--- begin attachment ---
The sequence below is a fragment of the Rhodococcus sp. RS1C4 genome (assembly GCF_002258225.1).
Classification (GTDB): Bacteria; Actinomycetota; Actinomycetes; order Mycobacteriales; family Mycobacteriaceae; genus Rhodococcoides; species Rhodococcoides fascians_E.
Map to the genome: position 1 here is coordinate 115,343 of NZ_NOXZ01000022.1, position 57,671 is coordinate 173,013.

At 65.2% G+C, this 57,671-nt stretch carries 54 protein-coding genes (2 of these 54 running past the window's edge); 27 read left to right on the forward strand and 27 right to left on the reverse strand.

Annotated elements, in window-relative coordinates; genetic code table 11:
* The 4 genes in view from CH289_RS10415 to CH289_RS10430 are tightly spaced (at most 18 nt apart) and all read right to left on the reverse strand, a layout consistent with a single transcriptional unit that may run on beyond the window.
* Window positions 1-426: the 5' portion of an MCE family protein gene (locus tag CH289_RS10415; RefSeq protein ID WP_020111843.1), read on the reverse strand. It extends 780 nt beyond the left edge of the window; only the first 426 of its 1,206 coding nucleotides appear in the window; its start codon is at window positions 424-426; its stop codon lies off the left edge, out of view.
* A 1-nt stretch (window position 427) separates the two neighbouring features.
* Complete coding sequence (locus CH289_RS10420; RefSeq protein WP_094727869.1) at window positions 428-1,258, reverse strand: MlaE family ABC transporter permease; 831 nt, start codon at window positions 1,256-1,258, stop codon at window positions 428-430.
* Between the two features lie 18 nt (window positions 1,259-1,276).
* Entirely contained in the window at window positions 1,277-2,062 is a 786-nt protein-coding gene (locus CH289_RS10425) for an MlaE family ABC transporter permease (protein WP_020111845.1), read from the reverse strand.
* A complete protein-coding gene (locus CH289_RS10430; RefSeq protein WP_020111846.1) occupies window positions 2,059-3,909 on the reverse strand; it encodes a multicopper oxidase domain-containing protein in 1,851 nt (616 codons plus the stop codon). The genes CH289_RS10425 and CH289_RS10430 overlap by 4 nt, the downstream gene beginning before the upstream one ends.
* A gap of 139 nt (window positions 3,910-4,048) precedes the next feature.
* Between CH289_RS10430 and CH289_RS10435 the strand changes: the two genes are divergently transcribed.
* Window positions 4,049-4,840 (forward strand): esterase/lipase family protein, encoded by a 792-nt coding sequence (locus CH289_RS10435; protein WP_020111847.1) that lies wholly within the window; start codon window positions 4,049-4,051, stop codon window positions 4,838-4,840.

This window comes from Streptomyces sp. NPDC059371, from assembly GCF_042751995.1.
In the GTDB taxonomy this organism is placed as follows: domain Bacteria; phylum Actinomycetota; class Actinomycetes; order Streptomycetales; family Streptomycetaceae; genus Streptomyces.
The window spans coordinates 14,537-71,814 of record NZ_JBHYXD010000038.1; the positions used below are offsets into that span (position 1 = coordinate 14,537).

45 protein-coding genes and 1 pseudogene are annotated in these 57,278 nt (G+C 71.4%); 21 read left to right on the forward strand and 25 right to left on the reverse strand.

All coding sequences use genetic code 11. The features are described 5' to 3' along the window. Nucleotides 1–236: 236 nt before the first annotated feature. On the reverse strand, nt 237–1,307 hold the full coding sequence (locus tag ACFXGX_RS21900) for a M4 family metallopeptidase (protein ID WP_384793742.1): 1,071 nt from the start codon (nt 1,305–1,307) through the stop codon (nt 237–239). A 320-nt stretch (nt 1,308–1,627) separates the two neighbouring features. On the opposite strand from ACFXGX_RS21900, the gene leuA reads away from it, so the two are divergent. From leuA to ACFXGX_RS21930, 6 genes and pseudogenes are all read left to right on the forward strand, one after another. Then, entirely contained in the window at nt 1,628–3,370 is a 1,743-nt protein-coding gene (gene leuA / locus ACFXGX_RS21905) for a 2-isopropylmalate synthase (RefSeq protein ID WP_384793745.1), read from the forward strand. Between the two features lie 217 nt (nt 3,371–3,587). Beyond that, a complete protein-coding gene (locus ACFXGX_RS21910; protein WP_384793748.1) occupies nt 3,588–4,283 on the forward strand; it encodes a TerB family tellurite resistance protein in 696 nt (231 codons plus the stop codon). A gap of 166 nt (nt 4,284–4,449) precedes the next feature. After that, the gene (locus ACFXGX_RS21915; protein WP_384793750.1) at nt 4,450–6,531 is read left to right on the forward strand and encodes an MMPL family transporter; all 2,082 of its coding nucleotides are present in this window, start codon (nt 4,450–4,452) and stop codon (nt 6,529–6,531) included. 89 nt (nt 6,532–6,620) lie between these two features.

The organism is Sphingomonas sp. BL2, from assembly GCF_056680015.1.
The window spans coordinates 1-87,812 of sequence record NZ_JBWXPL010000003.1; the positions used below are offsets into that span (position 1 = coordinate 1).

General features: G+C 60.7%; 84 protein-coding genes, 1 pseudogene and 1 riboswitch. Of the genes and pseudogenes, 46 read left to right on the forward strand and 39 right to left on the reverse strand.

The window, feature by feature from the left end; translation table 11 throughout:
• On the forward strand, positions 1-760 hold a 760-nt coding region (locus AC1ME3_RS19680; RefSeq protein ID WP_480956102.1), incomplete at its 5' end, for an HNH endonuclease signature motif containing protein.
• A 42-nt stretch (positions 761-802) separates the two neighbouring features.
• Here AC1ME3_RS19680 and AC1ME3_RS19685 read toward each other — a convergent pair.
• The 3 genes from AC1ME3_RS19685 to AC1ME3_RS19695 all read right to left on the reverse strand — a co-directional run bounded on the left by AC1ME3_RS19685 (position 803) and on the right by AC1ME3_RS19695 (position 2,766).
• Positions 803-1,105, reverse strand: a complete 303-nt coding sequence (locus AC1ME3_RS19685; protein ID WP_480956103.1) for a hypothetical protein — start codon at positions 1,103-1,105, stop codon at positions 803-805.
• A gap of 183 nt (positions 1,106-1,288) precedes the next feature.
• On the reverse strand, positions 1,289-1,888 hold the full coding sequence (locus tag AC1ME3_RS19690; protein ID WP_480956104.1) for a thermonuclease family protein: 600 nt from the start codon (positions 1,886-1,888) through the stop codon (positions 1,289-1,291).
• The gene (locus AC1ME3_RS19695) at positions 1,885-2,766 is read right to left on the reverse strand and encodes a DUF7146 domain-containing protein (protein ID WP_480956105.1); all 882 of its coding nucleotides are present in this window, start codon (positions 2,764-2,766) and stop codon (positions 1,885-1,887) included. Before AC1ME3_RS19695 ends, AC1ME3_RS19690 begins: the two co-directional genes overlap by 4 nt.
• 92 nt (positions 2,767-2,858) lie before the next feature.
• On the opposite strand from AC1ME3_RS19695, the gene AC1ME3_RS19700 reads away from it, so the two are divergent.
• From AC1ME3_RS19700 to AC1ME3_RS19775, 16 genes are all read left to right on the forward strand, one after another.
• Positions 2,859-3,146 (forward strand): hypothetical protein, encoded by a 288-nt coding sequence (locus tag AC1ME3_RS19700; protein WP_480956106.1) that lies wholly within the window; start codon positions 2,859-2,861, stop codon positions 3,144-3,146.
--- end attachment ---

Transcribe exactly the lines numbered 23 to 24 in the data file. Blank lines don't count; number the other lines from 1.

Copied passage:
General features: G+C 60.7%; 84 protein-coding genes, 1 pseudogene and 1 riboswitch. Of the genes and pseudogenes, 46 read left to right on the forward strand and 39 right to left on the reverse strand.

The window, feature by feature from the left end; translation table 11 throughout: